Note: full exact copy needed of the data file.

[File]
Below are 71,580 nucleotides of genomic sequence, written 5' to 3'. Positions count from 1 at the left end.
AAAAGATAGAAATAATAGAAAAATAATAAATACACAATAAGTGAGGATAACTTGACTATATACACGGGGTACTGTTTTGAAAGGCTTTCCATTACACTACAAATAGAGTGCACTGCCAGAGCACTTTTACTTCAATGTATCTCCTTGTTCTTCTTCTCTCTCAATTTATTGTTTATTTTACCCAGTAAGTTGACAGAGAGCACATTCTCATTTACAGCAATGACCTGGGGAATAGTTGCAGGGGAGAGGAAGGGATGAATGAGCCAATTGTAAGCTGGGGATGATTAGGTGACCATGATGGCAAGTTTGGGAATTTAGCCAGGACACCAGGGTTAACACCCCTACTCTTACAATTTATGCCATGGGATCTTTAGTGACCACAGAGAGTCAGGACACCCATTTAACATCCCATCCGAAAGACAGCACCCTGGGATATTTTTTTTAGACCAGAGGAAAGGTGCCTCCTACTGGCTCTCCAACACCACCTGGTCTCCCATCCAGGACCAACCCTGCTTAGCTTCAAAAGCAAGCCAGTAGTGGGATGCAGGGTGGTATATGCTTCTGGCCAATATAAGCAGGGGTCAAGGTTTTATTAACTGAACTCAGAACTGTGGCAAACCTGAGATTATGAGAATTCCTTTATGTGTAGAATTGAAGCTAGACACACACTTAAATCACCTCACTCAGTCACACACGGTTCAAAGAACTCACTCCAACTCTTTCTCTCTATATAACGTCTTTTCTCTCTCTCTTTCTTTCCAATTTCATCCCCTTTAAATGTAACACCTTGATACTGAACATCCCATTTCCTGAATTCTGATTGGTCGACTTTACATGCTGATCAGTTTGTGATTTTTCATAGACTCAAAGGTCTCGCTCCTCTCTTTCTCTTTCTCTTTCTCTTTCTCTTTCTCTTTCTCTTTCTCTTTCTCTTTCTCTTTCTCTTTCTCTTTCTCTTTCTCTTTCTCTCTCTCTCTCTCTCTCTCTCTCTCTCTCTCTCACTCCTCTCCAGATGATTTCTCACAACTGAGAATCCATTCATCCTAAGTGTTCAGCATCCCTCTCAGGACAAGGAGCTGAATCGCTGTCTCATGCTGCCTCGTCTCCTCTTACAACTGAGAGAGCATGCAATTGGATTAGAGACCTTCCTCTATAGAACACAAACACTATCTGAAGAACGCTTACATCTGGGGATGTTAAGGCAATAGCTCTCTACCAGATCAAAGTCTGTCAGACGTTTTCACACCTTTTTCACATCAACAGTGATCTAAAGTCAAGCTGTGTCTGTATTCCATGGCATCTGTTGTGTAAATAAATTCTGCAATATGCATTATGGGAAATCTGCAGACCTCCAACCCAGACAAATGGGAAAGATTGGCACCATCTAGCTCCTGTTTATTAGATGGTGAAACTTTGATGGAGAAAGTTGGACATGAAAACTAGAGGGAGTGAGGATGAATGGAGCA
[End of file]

Below are 71,580 nucleotides of genomic sequence, written 5' to 3'. Positions count from 1 at the left end.
AAAAGATAGAAATAATAGAAAAATAATAAATACACAATAAGTGAGGATAACTTGACTATATACACGGGGTACTGTTTTGAAAGGCTTTCCATTACACTACAAATAGAGTGCACTGCCAGAGCACTTTTACTTCAATGTATCTCCTTGTTCTTCTTCTCTCTCAATTTATTGTTTATTTTACCCAGTAAGTTGACAGAGAGCACATTCTCATTTACAGCAATGACCTGGGGAATAGTTGCAGGGGAGAGGAAGGGATGAATGAGCCAATTGTAAGCTGGGGATGATTAGGTGACCATGATGGCAAGTTTGGGAATTTAGCCAGGACACCAGGGTTAACACCCCTACTCTTACAATTTATGCCATGGGATCTTTAGTGACCACAGAGAGTCAGGACACCCATTTAACATCCCATCCGAAAGACAGCACCCTGGGATATTTTTTTTAGACCAGAGGAAAGGTGCCTCCTACTGGCTCTCCAACACCACCTGGTCTCCCATCCAGGACCAACCCTGCTTAGCTTCAAAAGCAAGCCAGTAGTGGGATGCAGGGTGGTATATGCTTCTGGCCAATATAAGCAGGGGTCAAGGTTTTATTAACTGAACTCAGAACTGTGGCAAACCTGAGATTATGAGAATTCCTTTATGTGTAGAATTGAAGCTAGACACACACTTAAATCACCTCACTCAGTCACACACGGTTCAAAGAACTCACTCCAACTCTTTCTCTCTATATAACGTCTTTTCTCTCTCTCTTTCTTTCCAATTTCATCCCCTTTAAATGTAACACCTTGATACTGAACATCCCATTTCCTGAATTCTGATTGGTCGACTTTACATGCTGATCAGTTTGTGATTTTTCATAGACTCAAAGGTCTCGCTCCTCTCTTTCTCTTTCTCTTTCTCTTTCTCTTTCTCTTTCTCTTTCTCTTTCTCTTTCTCTTTCTCTTTCTCTTTCTCTTTCTCTTTCTCTCTCTCTCTCTCTCTCTCTCTCTCTCTCTCTCACTCCTCTCCAGATGATTTCTCACAACTGAGAATCCATTCATCCTAAGTGTTCAGCATCCCTCTCAGGACAAGGAGCTGAATCGCTGTCTCATGCTGCCTCGTCTCCTCTTACAACTGAGAGAGCATGCAATTGGATTAGAGACCTTCCTCTATAGAACACAAACACTATCTGAAGAACGCTTACATCTGGGGATGTTAAGGCAATAGCTCTCTACCAGATCAAAGTCTGTCAGACGTTTTCACACCTTTTTCACATCAACAGTGATCTAAAGTCAAGCTGTGTCTGTATTCCATGGCATCTGTTGTGTAAATAAATTCTGCAATATGCATTATGGGAAATCTGCAGACCTCCAACCCAGACAAATGGGAAAGATTGGCACCATCTAGCTCCTGTTTATTAGATGGTGAAACTTTGATGGAGAAAGTTGGACATGAAAACTAGAGGGAGTGAGGATGAATGGAGCA